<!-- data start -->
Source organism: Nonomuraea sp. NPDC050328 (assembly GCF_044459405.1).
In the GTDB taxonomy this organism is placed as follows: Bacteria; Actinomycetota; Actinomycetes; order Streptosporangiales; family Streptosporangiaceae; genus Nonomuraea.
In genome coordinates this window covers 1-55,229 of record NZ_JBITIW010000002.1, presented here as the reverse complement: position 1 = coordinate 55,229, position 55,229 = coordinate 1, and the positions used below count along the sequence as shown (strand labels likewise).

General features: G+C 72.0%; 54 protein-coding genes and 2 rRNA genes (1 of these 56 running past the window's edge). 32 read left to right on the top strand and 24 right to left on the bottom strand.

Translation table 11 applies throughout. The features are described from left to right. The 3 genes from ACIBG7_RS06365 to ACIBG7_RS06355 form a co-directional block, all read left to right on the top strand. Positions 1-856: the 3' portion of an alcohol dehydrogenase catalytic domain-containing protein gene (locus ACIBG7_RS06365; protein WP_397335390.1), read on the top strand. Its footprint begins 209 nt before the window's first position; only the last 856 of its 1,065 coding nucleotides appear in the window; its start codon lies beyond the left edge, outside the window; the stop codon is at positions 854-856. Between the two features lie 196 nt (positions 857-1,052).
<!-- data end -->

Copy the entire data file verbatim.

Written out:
Source organism: Nonomuraea sp. NPDC050328 (assembly GCF_044459405.1).
In the GTDB taxonomy this organism is placed as follows: Bacteria; Actinomycetota; Actinomycetes; order Streptosporangiales; family Streptosporangiaceae; genus Nonomuraea.
In genome coordinates this window covers 1-55,229 of record NZ_JBITIW010000002.1, presented here as the reverse complement: position 1 = coordinate 55,229, position 55,229 = coordinate 1, and the positions used below count along the sequence as shown (strand labels likewise).

General features: G+C 72.0%; 54 protein-coding genes and 2 rRNA genes (1 of these 56 running past the window's edge). 32 read left to right on the top strand and 24 right to left on the bottom strand.

Translation table 11 applies throughout. The features are described from left to right. The 3 genes from ACIBG7_RS06365 to ACIBG7_RS06355 form a co-directional block, all read left to right on the top strand. Positions 1-856: the 3' portion of an alcohol dehydrogenase catalytic domain-containing protein gene (locus ACIBG7_RS06365; protein WP_397335390.1), read on the top strand. Its footprint begins 209 nt before the window's first position; only the last 856 of its 1,065 coding nucleotides appear in the window; its start codon lies beyond the left edge, outside the window; the stop codon is at positions 854-856. Between the two features lie 196 nt (positions 857-1,052).